2023 Dodge Charger Review

2023 Dodge Charger Review
  • Brash attitude
  • Huge V-8 options
  • Good infotainment
  • Decent ride quality
  • Too brash?
  • Lousy safety record
  • Limited crash-avoidance tech
  • Somewhat cramped rear-seat area
  • As this is the Charger’s last year in its current form, you might as well pick up one of the special editions planned throughout its final run.

Now’s your last chance to grab this American icon, so act fast if you want a V-8-powered 2023 Dodge Charger.

What kind of vehicle is the 2023 Dodge Charger? What does it compare to?
The 2023 Dodge Charger is a modern muscle sedan with fire-breathing V-8 power and styling that can be over-the-top in SRT trims. It’s short on real rivals, though you might consider everything from a Nissan Maxima to a Cadillac CT5 Blackwing if you’re in a cross-shopping mood. 

Is the 2023 Dodge Charger a good car?
It’s a lot of fun, even if it no longer measures up in some key areas. Big V-8 engine options and decent tech spar with a so-so safety record and ghastly fuel economy. We rate the 2023 Charger at 5.7 out of 10.

What's new for the 2023 Dodge Charger?
The Charger enters its final year in its current iteration with a special “Last Call” plaque underhood. Dodge promises a host of special editions, which will debut throughout the year. Certainly some muscle car enthusiasts will plan to collect them all. 
2023 Dodge Charger Review

This sedan version of the retro-laced Dodge Challenger coupe features its own vintage style and 1960s Detroit swagger. It’s never truly sedate, at least in the looks department. Step up to widebody versions, however, and your middle school Hot Wheels fantasies can come to life. How tasteful you want your Charger is up to you since Dodge offers a wide range of exterior colors and graphics kits. 

The Charger comes in a ton of configurations starting with a 3.6-liter V-6 rated at 300 hp. Work your way up through 5.7 and 6.4-liter V-8s before topping out with the supercharged 6.2-liter V-8 that powers SRT versions. All use an 8-speed automatic transmission, while all-wheel drive is optional with the V-6.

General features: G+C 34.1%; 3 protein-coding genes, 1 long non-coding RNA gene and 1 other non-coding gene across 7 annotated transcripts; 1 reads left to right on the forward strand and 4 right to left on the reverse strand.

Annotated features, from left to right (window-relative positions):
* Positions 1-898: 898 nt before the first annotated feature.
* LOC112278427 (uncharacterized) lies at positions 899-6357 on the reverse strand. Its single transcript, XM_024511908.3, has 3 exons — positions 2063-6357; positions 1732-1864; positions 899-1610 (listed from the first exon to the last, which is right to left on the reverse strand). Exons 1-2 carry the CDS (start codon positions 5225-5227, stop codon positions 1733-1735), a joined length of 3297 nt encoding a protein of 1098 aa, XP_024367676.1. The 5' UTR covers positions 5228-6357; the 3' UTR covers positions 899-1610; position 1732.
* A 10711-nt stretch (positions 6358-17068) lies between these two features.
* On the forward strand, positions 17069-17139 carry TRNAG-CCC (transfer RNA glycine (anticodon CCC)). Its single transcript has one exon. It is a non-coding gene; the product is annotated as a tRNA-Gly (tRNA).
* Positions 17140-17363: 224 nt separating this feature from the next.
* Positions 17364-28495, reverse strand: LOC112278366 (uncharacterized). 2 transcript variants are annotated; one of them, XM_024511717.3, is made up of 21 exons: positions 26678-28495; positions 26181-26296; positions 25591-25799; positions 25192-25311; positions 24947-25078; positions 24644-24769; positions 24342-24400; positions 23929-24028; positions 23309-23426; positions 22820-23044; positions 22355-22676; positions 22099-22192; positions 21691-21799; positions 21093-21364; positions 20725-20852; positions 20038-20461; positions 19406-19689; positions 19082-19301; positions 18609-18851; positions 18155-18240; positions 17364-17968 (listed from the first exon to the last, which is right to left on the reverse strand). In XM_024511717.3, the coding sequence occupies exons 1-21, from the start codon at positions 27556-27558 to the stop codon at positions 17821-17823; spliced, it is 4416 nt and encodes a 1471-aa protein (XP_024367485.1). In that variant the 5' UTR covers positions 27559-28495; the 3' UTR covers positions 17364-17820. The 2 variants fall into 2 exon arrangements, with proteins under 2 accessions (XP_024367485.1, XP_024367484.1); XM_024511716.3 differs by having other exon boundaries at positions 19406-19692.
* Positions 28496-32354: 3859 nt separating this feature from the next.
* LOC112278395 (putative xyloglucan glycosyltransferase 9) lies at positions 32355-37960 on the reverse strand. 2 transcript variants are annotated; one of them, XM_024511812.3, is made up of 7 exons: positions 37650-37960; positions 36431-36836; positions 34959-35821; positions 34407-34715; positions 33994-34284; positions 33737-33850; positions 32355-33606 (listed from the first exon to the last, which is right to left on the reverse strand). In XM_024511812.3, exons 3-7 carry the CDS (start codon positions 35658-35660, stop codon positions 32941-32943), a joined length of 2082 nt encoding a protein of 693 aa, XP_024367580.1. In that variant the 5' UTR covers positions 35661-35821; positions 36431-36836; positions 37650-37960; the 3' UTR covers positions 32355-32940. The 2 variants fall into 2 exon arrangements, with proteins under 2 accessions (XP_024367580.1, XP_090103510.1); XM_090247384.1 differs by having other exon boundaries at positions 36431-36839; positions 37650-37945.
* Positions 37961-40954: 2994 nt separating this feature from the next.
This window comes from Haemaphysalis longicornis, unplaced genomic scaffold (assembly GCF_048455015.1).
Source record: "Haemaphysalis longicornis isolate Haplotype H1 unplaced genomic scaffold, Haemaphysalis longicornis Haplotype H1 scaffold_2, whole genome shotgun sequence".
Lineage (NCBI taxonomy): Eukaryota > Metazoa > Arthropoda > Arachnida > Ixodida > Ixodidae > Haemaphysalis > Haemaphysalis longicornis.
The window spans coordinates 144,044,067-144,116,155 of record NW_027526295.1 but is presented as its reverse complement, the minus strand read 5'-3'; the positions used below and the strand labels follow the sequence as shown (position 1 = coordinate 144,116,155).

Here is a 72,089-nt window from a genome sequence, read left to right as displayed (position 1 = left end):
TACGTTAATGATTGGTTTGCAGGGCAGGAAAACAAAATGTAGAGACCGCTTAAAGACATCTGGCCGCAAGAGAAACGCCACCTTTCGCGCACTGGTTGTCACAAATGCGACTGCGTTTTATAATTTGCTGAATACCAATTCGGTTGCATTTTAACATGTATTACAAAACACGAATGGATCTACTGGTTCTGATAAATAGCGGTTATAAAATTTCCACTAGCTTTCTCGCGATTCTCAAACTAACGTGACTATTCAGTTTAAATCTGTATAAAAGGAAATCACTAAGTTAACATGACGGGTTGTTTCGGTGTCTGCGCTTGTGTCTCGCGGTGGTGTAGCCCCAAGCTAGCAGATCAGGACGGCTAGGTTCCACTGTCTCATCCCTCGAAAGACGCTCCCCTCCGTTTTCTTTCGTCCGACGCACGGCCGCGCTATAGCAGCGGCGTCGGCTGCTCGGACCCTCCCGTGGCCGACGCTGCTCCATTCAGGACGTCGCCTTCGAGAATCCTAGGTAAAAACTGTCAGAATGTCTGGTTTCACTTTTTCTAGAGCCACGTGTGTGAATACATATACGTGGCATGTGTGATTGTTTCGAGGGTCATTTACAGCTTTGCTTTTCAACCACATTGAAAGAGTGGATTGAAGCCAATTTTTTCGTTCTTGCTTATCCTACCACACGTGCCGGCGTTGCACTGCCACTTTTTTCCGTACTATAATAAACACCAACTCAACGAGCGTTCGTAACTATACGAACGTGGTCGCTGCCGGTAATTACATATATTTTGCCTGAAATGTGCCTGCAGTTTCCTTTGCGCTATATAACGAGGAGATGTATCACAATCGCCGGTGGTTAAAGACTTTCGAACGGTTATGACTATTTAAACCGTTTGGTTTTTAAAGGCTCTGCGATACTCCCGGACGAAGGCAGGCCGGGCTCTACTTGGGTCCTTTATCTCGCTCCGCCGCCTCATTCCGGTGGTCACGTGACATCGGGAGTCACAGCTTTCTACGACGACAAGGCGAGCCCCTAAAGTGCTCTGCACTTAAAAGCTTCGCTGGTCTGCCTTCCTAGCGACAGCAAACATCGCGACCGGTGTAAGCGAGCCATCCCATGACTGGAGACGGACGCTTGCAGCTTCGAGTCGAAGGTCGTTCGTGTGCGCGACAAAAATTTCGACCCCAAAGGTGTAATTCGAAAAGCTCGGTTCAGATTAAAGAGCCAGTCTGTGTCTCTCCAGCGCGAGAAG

There’s no slow Charger here, but power is commensurate with price. Our pick for most users is the Charger R/T with its 5.7-liter V-8, but we can’t fault any V-8 version. For their size and heft, these cars boast adept handling. You won’t want one for a technical race course, but they can hold their own down a winding road. 

Fuel economy suffers, unless you grab the base V-6. At 30 mpg on the highway, it’s almost a justifiable long-distance cruiser. V-8 models slurp down mid-grade or premium unleaded fuel, though.

The Charger has comfy front seats with plenty of bolstering in SRT versions. The rear bench doesn’t offer land yacht comfort, though interior materials are fairly good. 

Features-wise, the slick infotainment system is a cinch, but we fault Dodge for making automatic emergency braking and adaptive cruise control optional extras. That’s a shame, especially since the Charger has a mixed safety record from the IIHS and the NHTSA. 

How much does the 2023 Dodge Charger cost?
The 2023 Dodge Charger should start somewhere around $35,000. Figure about $10,000 more for a Charger R/T with the V-8, or about double that when fully outfitted in SRT Hellcat Redeye form. 
2023 Dodge Charger Review

Where is the 2023 Dodge Charger made?
In Canada. 


The 2023 Dodge Charger looks plenty muscular outside.

Is the Dodge Charger a good-looking car?
It’s a throwback, but not just to the muscle car era. This basic shape has been with us for 15 or so years now, but it’s aging fairly well. We rate the 2023 Dodge Charger range at 7 out of 10 for the way it channels the past without directly copying it.

The Charger is a long, low sedan, with beady headlights and bulging fenders. Scat Pack and SRT models come right out of the Hot Wheels school of design with their chunky, overdrawn body kits—but that’s much of their appeal, right?
2023 Dodge Charger Review

Wheel sizes start at 18 inches but quickly jump to 20s, which better fill out those big wheel arches.

Inside, the Charger comes across more muted. The basic shape gives off a late-1960s vibe with its hefty use of black and silver trim, plus a stubby T-shape transmission lever. But the standard 7.0-inch and optional 8.4-inch screens are modern enough.


The 2023 Dodge Charger begs for V-8 power. Just how much you want to handle is up to you and your budget.

Is the Dodge Charger 4WD?
All-wheel drive is optional on the Charger V-6. 

How fast is the Dodge Charger?
2023 Dodge Charger Review

It can be ferocious. Let’s start at the top and work our way down.

The SRT Hellcat Redeye pumps a staggering 797 hp to the rear wheels via a slick 8-speed automatic transmission. Even with all its curb weight—about 4,600 lb—these cars vault to 60 mph in 3.4 seconds.